Cloud and Wallfish is an amazing book that prompted me to learn more about the world that I live in. It is also a book that will require perseverance and dedication from readers, but also one that will reward this hard work. I hope that teachers and parents will embrace Cloud and Wallfish and read it out loud, a really great way to hook kids on a book they might not pick up or a book they might not stick with. My twelve-year-old son has heard me and my husband talking about this book and I think he is almost ready to give it a go, but of course I can't suggest that he read it...
Another fantastic book set in East Germany, 1961, beginning just as the wall goes up:
More books by Anne Nesbet
Source: Review Copy
There is something about the sensibility of picture books I read that are created by an Italian, French, Spanish and even British author/illustrators. They seem to take kids a bit more seriously, sharing ideas without talking down to the audience. There is no saccharine, no talking down to the audience. The illustrations even have a fine art feel to them at times. So, when you open the covers of What Is a Child? by Beatrice Alemagna, author and illustrator of the charming The Wonderful Fluffy Little Squishy, you know you are in for something a little different.
What is a child? Alemagna begins by telling readers and listeners something they probably already know, "A child is a small person." But, "they are only small for a little while, then they grow up." Children are in a hurry to grow up, sometimes they are happy and feel free when they grow up and sometimes they find it hard to be grown-up. Sometimes Alemagna's text seems written for adults, other times, you can be sure that kids will get it. Children have small hands and feet and they want strange things, "to have shiny shoes, to eat lollipops for breakfast and to hear the same story every evening." Alemagna's text swings back and forth, from child to adult, and her book feels almost like it could be called, What Is a Child? What Is an Adult?, which seems fit since kids and adults go together like peanut butter and jelly or tea and biscuits. Alemagna brings her meditation to an end by repeating an early observation, "All children are small people who will change some day. They won't go to school anymore, but to work." She goes on to list things that adults do, finally ending with these wise words, "But why think about that now?"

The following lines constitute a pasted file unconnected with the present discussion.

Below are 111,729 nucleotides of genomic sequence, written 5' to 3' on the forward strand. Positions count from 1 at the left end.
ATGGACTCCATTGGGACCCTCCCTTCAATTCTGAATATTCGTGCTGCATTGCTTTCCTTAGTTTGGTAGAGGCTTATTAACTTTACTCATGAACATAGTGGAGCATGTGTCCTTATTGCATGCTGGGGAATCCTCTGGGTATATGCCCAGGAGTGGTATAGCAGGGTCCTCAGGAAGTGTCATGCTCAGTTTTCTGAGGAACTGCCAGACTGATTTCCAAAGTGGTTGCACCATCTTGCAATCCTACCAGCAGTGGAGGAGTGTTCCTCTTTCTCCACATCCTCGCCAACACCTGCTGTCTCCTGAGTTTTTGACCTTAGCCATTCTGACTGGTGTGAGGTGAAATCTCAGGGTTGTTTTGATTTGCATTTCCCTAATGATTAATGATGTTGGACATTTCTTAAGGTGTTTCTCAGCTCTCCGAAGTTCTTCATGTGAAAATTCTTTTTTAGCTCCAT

What Is a Child? is not a book for every kid - or for every parent who has to read out loud to a kid. But, it is definitely a picture book for people who love picture books and appreciate a different perspective. I have no doubt that little listeners who have this book read out loud to them will remember it well into adulthood.
More Beatrice, in English and French
Source: Review Copy
The Great Antonio is Elise Gravel's loving tribute to Antonio Barichievich, the Croatian born strong man who was a Montreal fixture for many years. The Great Antonio is also yet another superb beginning reader from the fantastic TOON Books. Gravel begins this fanciful story of the life of this giant of a man speculating about his possible parentage and wondering about his childhood in Croatia. This may seem like an odd subject for a beginning reader, but Gravel tells Antonio's story with a playful tone that is immediately engaging.
To show readers just how HUGE Antonio was, she shows his clothes (a cat could sleep in his shoe, but it was quite smelly) and his eating habits. She also shows reader the various opponents he wrestled and the many enormous, heaving things he lifted and pulled.